Garth Takes A Brave Stan

Garth Brooks just jumped into the family-values debate, right into the mess of it. "The way I remember it," he said during a free afternoon in his current national concert tour, "traditional family values was encouraging children to be the best they can be. If your parents are black and white, if your parents are the same sex, that's still traditional family values to me."

This was Brooks's way of explaining the song "We Shall Be Free," which leads off his new album, "The Chase," and includes a vote of support for same-sex couples. Born and raised in Yukon, Okla., Brooks speaks in a soft, unassuming manner, sharp yet disarmingly humble. He'll call you sir as casually as he'll say hello. He wrote the song, he said, after the riots in Los Angeles, to address a wide range of injustice. "When we're free to love anyone we choose," he sings, "then we shall be free." This is a first for country music. Yet it isn't the only radical cut on the new album. "Face to Face," the closing song, takes on the thorny topic of date rape, encouraging women to stand up to men who mistreat them. With these two songs bracketing the more innocuously playful material between them, Brooks has taken a leap out of the shelter of country tradition-where men can go astray, but are forgiven if they repent-and into the dirty reality of modern life. By way of contrast, he noted, "When we cut 'The Dance' [a 1990 romantic hit], you could feel the cleanliness in the studio. But with 'Face to Face,' you felt filth."

This kind of progressive, topical songwriting, coming from a rock or rap act, would be no big deal. But from Brooks, it is a revolution. Possibly the most popular entertainer in America right now, Brooks, 30, commands the audience both political parties have vied for: country-music fans, some 10 million of them. "The Chase" enters the Billboard magazine charts this week at No. 1, and last week the Country Music Association named Brooks its Entertainer of the Year. But country music holds its value as a political football largely because it resists the winds of change. It's the one entertainment we feel isn't leading us toward Sodom and Gomorrah. Country hangs on to old values with conviction and marketing savvy. So while Madonna can ring all the bells she wants for sexual diversity, it is another matter for Brooks to do it. He has pushed the boundaries before: his 1990 song "The Thunder Rolls" addressed domestic violence and promptly got banned from the country video channels. But this time, the stakes are much higher. "I was really scared to put it out," he admitted, "because I thought we'd get a lot of people misunderstanding what the song says."

The biggest risk for Brooks is that the bedrock of the country-music community, the church, is often inimical to what he has to say about homosexuality. Country singers, even real big ones, better make their peace with the church. Brooks, who has always put himself forward as a very religious performer, now has to walk a tightrope. "It's tough for me, because I love the Bible," he explained. "For those people that feel religiously that homosexuality is wrong, are they not as right as the people who feel homosexuality is right? But I say, 'Hey, man, stay on your own side.' To penalize someone for being homosexual, I don't think that's our place." At the same time, he added, "I don't want the whole religious world down on my ass, either."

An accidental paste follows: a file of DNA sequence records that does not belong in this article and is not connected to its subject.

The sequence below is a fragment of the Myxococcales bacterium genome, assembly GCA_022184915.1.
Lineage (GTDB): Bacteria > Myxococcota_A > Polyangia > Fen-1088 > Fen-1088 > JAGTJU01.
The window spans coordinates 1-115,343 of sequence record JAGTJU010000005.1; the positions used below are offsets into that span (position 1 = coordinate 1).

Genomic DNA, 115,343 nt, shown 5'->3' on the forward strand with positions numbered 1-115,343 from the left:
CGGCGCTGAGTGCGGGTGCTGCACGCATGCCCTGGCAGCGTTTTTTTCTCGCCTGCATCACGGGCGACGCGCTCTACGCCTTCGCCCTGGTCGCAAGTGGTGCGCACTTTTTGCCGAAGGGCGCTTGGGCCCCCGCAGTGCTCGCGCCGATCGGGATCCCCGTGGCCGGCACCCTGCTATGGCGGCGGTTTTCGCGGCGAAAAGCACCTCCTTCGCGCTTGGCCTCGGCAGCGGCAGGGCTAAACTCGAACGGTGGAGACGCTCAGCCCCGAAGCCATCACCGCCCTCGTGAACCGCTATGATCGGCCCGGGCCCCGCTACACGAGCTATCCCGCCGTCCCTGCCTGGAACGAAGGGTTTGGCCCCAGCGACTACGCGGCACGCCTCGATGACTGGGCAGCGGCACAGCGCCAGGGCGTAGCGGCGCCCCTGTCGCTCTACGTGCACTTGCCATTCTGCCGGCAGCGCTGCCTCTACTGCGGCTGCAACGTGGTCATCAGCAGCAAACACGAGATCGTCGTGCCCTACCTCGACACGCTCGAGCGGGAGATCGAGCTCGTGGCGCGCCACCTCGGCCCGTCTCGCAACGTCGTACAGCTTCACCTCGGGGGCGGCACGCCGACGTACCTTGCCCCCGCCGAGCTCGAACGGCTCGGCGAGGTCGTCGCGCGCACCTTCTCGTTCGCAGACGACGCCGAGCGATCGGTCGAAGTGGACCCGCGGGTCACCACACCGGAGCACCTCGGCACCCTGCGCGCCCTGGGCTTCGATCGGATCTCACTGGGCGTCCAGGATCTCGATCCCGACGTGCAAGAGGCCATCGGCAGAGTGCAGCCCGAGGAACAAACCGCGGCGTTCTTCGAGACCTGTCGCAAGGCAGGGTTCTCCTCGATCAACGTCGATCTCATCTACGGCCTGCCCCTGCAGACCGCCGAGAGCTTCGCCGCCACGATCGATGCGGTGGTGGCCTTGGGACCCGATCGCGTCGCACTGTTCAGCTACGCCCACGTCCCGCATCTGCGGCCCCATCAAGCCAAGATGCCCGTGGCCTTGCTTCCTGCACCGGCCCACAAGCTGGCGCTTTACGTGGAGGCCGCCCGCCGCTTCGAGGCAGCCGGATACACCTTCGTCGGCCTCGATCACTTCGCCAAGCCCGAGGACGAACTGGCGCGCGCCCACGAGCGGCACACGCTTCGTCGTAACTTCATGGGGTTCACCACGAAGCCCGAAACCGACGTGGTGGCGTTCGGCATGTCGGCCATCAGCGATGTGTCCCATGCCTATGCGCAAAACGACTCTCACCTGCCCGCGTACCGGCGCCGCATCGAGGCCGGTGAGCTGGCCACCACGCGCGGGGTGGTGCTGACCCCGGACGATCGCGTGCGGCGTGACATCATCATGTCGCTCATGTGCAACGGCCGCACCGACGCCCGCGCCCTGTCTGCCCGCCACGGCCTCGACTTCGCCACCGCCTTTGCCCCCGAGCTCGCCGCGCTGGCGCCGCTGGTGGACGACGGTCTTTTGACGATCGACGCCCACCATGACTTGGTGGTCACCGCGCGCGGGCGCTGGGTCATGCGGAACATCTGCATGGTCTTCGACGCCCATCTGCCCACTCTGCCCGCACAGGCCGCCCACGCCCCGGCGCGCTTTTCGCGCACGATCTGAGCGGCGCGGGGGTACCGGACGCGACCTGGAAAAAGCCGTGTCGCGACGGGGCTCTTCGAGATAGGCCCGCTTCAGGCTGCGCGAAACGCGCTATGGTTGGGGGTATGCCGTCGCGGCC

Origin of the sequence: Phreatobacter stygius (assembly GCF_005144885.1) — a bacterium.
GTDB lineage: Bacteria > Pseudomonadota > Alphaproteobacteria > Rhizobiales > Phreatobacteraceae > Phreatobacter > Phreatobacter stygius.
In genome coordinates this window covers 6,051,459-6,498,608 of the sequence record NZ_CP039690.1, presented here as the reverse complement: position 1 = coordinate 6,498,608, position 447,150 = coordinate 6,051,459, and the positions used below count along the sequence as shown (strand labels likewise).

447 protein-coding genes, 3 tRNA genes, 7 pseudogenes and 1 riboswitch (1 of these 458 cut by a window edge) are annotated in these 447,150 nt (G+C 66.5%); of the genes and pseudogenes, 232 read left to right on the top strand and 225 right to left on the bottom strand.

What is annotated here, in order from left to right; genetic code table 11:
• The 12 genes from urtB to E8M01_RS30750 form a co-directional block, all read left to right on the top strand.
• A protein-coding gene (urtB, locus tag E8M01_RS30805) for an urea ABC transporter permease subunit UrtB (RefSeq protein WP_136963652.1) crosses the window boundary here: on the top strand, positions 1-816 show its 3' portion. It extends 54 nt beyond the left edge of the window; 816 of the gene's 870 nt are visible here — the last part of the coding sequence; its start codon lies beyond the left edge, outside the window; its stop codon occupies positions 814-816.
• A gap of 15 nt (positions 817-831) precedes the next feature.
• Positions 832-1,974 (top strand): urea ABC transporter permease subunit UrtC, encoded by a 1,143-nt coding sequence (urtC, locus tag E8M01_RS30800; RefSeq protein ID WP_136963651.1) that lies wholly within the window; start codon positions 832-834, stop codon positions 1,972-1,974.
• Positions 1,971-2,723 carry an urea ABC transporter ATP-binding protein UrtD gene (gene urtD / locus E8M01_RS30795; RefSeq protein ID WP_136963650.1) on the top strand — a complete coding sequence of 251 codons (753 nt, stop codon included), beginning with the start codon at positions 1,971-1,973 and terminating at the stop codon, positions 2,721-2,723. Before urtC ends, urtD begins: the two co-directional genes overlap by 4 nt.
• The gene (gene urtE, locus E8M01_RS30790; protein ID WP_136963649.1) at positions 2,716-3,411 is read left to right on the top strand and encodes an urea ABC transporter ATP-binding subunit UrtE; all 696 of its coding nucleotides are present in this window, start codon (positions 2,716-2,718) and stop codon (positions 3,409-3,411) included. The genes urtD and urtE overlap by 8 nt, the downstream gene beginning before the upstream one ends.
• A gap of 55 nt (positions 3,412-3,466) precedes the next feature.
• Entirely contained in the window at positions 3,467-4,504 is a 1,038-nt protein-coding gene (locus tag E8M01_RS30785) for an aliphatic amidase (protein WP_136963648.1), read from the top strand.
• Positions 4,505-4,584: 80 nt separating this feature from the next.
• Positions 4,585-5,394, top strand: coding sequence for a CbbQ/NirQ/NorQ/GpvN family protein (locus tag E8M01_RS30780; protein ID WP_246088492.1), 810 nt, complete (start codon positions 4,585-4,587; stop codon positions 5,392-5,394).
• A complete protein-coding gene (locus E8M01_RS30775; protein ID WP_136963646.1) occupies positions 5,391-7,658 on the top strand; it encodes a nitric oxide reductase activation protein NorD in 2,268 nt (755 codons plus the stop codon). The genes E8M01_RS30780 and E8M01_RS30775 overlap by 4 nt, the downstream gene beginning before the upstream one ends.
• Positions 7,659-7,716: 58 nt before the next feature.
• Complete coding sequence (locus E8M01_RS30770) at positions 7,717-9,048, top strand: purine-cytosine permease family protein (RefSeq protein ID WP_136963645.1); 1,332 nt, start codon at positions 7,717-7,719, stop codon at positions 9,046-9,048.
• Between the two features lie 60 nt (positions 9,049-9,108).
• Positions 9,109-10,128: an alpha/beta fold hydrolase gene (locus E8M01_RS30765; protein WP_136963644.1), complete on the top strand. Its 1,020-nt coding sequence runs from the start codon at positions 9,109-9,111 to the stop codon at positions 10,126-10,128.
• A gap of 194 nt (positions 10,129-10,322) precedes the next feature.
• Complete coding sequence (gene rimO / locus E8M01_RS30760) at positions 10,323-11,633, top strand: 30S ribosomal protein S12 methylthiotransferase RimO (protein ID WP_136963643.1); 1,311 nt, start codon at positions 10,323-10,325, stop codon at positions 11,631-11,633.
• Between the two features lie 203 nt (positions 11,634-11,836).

Brooks said that hasn't happened so far. But he has received some angry mail. "They always say, '[Gays] should be granted some rights'-and it seems to be [only] the rights these people writing in think they should be allowed. Damn. I don't know where someone gets off telling human beings they can have some rights and not others."

Amid all the turmoil sure to chase "The Chase," Brooks has lately been talking about retiring from the music business. Disgusted by what he has called "the evilness" of the industry, and worn down by the demands of his meteoric success, he says he has been deeply unhappy. He has also rethought his career since his wife, Sandy, gave birth to their daughter, Taylor Mayne Pearl Brooks (named after James Taylor and Minnie Pearl), their first child, in July. "I ain't out here for the money," he said. "God knows we've got more than we can spend. If my little girl suffers because I'm gone, I've just got to quit."

It seems unlikely that he will really go through with it. New stars often get disillusioned and threaten to retire-call it the Sinead O'Connor syndrome-but they usually come around. Brooks's immediate plans are to cancel a European tour and postpone his next album, so he can take eight months off "and just be Dad." In the meantime, he said, "I refuse to write [songs] for another six or seven months, simply because I'm afraid what I'll write will be very, very sappy. I'm a guy who used to have a lot of edge and a lot of intensity. Now I don't care: just don't do anything to my girl or my wife. And I feel stupid feeling this way ... You have to see things in a very tender way, which has never been my way." Chances are, after the hiatus, he'll get back to business. But if he does quit, in songs like "We Shall Be Free" and "Face to Face," he'll have left his mark, not just for the extraordinary number of records he sold, but for what he said on those records.